“ I always conceived I was best serving the interests of the public, by following the plans laid down by Mr. Palmer.”

The remains of this gentleman were deposited within the precincts of a city, which himself and his father had so essentially contributed both to embellish and enrich. The corpse was accordingly brought from Brighton to Bath, where it was deposited in the house of Mrs. Ricketts, sister to the venerable Earl St. Vincent, a lady with whom he was connected both by friendship and alliance. From her mansion the body, in due time, was removed, in funeral procession, attended by the mayor and members of the corporation. The chief mourners consisted of his two sons, Colonel Palmer, M. P., and Captain E. Palmer of the royal navy, together with his nephew, Mr. Bartlett.


No. V.



It is greatly to be lamented, that the materials for a life of this ingenious gentleman are scanty and incomplete. We know little of him indeed, but from his travels; and even in respect to these, he does not appear to have communicated to the public an account of all his peregrinations.

Mr. Brydone, who claimed his descent from an ancient family in the North of England, was born about the year 1741, and received an excellent education at one of the universities. His first wishes were pointed towards the profession of arms; but he chiefly distinguished himself by his tours in foreign countries. At the commencement of these, Dr. Franklin had aroused the curiosity of mankind by his discoveries in electricity; and when the subject of this memoir first set his foot on the Continent, he was provided with the best instruments that England could furnish, for the purpose of making discoveries as to the precise state and temperature of the air on the summits of the highest mountains of Europe. He accordingly visited Switzerland as well as Italy, and crossed both the Alps and Appenines. In these excursions, he often witnessed phenomena not uncommon in the regions just alluded to; for more than once he beheld a thunder-storm bursting under his feet ! His apparatus, and his experiments, acquired for him the reputation, not of a philosopher, but of a conjurer, amidst the habitable recesses of the elevated summits to which we have - just alluded; while his talents and conversation charmed all whom he approached.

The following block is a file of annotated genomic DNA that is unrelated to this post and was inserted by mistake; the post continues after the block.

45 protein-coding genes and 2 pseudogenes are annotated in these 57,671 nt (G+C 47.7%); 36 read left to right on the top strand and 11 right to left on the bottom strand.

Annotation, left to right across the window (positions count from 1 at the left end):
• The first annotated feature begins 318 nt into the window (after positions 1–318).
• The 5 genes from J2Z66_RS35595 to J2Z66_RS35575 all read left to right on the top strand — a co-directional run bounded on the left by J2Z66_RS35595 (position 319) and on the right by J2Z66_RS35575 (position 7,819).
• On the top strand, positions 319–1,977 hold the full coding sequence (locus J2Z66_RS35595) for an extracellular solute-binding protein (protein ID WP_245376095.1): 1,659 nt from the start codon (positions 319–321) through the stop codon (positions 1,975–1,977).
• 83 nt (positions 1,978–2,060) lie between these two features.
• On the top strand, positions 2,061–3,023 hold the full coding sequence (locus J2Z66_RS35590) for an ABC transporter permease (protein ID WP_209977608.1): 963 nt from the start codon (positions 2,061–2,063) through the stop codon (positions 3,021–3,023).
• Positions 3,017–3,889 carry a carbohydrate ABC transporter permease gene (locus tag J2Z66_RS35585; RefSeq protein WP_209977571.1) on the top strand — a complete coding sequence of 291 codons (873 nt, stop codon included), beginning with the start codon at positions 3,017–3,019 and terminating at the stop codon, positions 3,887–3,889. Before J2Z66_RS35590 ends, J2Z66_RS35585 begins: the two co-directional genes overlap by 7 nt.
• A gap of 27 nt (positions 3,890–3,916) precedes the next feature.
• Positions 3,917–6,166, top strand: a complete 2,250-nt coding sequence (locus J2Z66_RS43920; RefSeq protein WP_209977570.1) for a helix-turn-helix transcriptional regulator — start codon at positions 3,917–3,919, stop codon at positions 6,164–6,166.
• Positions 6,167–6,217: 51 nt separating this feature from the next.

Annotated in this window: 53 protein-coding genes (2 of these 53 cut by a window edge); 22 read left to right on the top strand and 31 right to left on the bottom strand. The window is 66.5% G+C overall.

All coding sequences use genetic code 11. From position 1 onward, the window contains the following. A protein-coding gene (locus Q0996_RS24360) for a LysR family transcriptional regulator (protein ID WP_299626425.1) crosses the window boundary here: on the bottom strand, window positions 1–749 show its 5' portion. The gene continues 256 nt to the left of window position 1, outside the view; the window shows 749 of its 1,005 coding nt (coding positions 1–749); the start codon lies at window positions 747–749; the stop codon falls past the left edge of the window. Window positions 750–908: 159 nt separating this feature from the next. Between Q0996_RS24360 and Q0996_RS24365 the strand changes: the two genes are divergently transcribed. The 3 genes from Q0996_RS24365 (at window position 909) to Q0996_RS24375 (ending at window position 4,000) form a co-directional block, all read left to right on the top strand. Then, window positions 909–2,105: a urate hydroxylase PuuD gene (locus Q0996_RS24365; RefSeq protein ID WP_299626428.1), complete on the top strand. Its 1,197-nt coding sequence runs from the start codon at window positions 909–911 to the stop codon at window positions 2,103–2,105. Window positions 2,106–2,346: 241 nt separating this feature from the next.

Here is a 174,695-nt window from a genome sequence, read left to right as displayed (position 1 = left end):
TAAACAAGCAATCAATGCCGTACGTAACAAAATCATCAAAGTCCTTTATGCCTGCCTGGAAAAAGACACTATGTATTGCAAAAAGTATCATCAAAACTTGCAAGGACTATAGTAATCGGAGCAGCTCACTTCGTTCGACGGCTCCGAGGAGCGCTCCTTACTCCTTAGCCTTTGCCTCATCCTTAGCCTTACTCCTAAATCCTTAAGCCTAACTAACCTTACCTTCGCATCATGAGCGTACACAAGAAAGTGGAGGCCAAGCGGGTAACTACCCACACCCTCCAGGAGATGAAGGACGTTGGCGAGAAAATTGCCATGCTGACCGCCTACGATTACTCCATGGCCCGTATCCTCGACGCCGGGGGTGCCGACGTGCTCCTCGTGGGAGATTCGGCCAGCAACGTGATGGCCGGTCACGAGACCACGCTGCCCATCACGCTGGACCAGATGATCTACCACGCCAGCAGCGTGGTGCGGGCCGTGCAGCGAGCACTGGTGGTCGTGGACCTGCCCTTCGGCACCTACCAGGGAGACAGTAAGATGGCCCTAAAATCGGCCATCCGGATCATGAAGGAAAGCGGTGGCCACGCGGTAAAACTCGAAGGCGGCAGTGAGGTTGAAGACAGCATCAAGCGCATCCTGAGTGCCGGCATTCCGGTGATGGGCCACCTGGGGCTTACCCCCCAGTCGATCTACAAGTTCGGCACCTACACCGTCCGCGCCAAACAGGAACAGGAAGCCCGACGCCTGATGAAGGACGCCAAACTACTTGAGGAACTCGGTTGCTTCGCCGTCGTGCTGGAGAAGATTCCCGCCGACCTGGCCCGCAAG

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It was in the year 1767, or 1768, that Mr. Brydone accompanied Mr. Beckford of Somerly, in Suffolk, in a scientific excursion to the Continent. He afterwards travelled with the late Mr. Fullarton, then only seventeen years of age, to Italy,

, and some of the islands of the Mediterranean. In the course of these voyages and journeys, he was introduced to the first order of society; and it is evident, indeed, that every attention and information possible to be communicated by the higher circles, was most readily afforded. A certain degree of eclat was accordingly obtained for our traveller; and on his return · to England, an account of his journey was expected with a certain degree of impatience. The public were accordingly gratified soon after by a very masterly publication; and in 1790, a second edition of the “ Tour through Sicily and Malta,” in two volumes, octavo, made its appearance.

This work consists of a series of epistles addressed to his friend William Beckford, esquire, the first of which is dated “ Naples, May 14, 1770.” Both Sicily and Malta were then almost considered as non-descripts; and the author, indeed, very modestly observes in his preface, “Had there been any book in our language on the subject of the following letters, they never should have seen the light.” It may be fairly doubted, after the lapse of near fifty eventful years,

whether there be any publication of a similar kind so deserving of otice as the one now under consideration.

Letter I. contains an account of the climate of Naples, which is here termed one of the warmest and most inconstant of all Italy. According to his account, it disagreed with all English valetudinarians, particularly young people, who found themselves far better at Rome, which, although colder in winter, was deemed more healthy. The former, however, is stated to be eligible in summer, as the air is constantly refreshed with sea-breezes; and in 1769, Fahrenheit's thermometer never rose higher there than 76., while at the latter it was at 89.: at the end of January, it stood at 36. ; at Rome, it fell to 27.; so that the difference between the two extremes of heat and